Nemertea is a phylum of invertebrate animals also known as "ribbon worms" or "proboscis worms". Alternative names for the phylum have included Nemertini, Nemertinea and Rhynchocoela. Although most are less than 20 centimetres (7.9 in) long, one specimen has been estimated at 54 metres (177 ft), which would make it the longest animal ever found. Most are very slim, usually only a few millimeters wide, although a few have relatively short but wide bodies. Many have patterns of yellow, orange, red and green coloration.

The foregut, stomach and intestine run a little below the midline of the body, the anus is at the tip of the tail, and the mouth is under the front. A little above the gut is the rhynchocoel, a cavity which mostly runs above the midline and ends a little short of the rear of the body. All species have a proboscis which lies in the rhynchocoel when inactive but everts (turns inside-out) to emerge just above the mouth and capture the animal's prey with venom. A very stretchy muscle in the back of the rhynchocoel pulls the proboscis in when an attack ends. A few species with stubby bodies filter feed and have suckers at the front and back ends, with which they attach to a host.

The brain is a ring of four ganglia, positioned around the rhynchocoel near its front end. At least a pair of ventral nerve cords connect to the brain and run along the length of the body. Most nemerteans have various chemoreceptors, and on their heads some species have a number of pigment-cup ocelli, which can detect light but not form an image. Nemerteans respire through the skin. They have at least two lateral vessels which are joined at the ends to form a loop, and these and the rhynchocoel are filled with fluid. There is no heart, and the flow of fluid depends on contraction of muscles in the vessels and the body wall. To filter out soluble waste products, flame cells are embedded in the front part of the two lateral fluid vessels, and remove the wastes through a network of pipes to the outside.

All nemerteans move slowly, using their external cilia to glide on surfaces on a trail of slime, while larger species use muscular waves to crawl, and some swim by dorso-ventral undulations. A few live in the open ocean while the rest find or make hiding places on the bottom. About a dozen species inhabit freshwater, mainly in the tropics and subtropics, and another dozen species live on land in cool, damp places. Most nemerteans are carnivores, feeding on annelids, clams and crustaceans. A few species are scavengers, and a few species live commensally inside the mantle cavity of molluscs. Some species have devastated commercial fishing of clams and crabs. Nemerteans have few predators. Two species are sold as fish bait.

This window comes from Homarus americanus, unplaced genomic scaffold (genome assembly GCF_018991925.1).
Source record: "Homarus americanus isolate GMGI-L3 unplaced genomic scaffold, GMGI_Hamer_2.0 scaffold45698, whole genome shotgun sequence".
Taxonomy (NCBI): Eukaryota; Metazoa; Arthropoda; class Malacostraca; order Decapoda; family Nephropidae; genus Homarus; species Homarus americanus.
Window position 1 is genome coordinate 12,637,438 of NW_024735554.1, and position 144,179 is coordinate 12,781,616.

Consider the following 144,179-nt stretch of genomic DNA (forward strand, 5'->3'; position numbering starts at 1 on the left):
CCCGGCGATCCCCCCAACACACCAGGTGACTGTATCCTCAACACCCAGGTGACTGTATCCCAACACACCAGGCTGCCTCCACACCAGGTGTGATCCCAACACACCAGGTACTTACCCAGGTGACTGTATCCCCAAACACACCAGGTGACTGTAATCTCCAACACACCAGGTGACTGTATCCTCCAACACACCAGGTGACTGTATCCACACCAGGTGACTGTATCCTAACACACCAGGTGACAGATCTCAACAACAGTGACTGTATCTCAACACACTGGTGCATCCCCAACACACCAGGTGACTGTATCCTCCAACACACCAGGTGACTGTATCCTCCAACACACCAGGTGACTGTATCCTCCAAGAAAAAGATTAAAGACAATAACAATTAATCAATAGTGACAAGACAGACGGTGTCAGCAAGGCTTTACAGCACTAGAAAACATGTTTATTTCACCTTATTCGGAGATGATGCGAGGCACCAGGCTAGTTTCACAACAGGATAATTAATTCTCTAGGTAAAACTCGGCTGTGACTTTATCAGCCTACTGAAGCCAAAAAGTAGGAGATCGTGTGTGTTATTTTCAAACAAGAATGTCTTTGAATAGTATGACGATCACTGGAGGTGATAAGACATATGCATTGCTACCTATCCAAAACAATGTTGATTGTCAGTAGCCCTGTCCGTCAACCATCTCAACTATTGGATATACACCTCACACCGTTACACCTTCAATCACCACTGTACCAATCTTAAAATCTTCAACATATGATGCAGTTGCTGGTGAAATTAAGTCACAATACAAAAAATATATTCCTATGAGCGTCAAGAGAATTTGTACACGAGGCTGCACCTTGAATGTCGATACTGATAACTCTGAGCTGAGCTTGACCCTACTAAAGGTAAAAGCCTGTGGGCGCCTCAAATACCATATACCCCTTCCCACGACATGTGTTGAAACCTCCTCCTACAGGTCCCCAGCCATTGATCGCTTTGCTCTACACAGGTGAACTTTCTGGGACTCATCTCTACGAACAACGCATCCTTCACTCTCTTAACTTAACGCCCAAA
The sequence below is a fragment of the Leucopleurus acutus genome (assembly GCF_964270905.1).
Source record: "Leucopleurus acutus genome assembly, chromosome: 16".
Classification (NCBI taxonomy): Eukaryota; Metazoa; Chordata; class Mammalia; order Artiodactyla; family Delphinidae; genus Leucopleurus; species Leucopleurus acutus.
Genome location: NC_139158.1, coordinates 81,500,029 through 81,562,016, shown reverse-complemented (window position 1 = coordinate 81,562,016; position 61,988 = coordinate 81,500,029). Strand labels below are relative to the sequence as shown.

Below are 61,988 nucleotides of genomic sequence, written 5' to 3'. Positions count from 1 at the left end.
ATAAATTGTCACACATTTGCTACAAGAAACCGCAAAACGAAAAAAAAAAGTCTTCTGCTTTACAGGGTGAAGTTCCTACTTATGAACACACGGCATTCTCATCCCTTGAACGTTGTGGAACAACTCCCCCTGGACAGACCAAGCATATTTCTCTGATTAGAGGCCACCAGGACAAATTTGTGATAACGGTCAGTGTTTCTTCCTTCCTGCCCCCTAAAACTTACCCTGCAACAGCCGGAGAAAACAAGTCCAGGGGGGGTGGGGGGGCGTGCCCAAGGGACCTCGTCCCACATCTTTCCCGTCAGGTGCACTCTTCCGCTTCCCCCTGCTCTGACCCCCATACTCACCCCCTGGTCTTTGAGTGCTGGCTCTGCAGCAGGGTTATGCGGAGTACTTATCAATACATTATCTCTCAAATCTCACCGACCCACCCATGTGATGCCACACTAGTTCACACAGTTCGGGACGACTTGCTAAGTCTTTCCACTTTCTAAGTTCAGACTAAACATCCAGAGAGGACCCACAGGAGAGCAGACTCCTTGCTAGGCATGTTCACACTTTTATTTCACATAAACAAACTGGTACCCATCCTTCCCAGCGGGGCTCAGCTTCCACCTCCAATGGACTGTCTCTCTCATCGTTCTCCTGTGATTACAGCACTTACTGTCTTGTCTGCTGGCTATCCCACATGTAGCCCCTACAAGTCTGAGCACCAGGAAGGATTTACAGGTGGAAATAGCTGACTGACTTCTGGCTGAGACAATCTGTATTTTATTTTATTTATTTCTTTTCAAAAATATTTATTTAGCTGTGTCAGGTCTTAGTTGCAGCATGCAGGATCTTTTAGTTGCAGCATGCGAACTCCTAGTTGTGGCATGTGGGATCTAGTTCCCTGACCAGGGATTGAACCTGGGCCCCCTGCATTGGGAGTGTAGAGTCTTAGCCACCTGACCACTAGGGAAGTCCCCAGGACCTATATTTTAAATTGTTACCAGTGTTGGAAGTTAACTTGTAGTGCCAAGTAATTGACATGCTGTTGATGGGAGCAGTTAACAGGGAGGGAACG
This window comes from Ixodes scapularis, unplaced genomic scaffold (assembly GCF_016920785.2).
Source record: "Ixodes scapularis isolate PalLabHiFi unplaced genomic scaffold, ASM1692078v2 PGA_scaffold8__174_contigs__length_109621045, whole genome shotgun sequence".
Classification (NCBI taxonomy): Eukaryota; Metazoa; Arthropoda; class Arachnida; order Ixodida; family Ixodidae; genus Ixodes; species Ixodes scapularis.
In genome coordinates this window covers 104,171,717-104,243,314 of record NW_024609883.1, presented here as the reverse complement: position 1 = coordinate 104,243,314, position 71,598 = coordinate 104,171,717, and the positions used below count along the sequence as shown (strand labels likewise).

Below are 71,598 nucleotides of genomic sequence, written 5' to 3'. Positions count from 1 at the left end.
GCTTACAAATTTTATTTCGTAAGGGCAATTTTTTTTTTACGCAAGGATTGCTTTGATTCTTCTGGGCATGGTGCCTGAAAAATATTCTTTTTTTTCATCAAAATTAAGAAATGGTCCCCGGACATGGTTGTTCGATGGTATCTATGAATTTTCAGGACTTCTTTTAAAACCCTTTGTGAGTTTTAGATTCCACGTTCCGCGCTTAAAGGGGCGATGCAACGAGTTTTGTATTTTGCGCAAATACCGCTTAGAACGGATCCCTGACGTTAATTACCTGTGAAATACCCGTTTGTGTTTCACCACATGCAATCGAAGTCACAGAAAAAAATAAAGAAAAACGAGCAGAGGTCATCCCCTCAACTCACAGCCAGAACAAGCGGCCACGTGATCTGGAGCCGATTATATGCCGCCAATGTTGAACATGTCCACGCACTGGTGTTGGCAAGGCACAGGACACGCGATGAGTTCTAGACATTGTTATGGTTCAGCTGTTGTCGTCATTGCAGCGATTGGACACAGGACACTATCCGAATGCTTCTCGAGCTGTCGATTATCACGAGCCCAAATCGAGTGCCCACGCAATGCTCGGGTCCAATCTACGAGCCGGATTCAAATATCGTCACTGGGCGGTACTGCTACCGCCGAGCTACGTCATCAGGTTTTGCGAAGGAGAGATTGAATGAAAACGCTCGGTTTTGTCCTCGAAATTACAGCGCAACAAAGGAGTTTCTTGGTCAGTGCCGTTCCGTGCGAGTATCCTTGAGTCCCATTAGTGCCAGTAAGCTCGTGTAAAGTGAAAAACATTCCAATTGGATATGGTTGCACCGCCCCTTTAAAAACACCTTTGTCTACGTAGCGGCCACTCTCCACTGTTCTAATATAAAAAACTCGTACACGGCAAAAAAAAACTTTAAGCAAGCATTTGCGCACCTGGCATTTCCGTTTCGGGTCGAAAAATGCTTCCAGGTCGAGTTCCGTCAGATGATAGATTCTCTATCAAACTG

In most species the sexes are separate, but all the freshwater species are hermaphroditic. Nemerteans often have numerous temporary gonads (ovaries or testes), and build temporary gonoducts (ducts from which the ova or sperm are emitted), one per gonad, when the ova and sperm are ready. The eggs are generally fertilised externally. Some species shed them into the water, and others protect their eggs in various ways. The fertilized egg divides by spiral cleavage and grows by determinate development, in which the fate of a cell can usually be predicted from its predecessors in the process of division. The embryos of most taxa develop either directly to form juveniles (like the adult but smaller) or to form planuliform larvae, in which the larva's long axis is the same as the juvenile's. However, some form a pilidium larva, in which the developing juvenile has a gut which lies across the larva's body, and usually eats the remains of the larva when it emerges. The bodies of some species fragment readily, and even parts near the tail can grow full bodies.

It has been suggested that three fossil species may be nemerteans, but none is confirmed. Traditional taxonomy divides the phylum in two classes, Anopla ("unarmed" – their proboscises do not have a little dagger) with two orders, and Enopla ("armed" with a dagger) with two orders. However, it is now accepted that Anopla are polyphyletic (combine two or more separate groups), as one order is more closely related to Enopla than to the other order of Anopla. The phylum Nemertea is monophyletic, whose synapomorphies include the rhynchocoel and eversible proboscis. Traditional taxonomy says that nemerteans are closely related to flatworms and that both are relatively "primitive" acoelomates. Now both phyla are regarded as members of the Lophotrochozoa, a very large "super-phylum" that also includes molluscs, annelids, brachiopods, bryozoa and many other protostomes.

Read more about Nemertea:  History, Ecological Significance, Taxonomy

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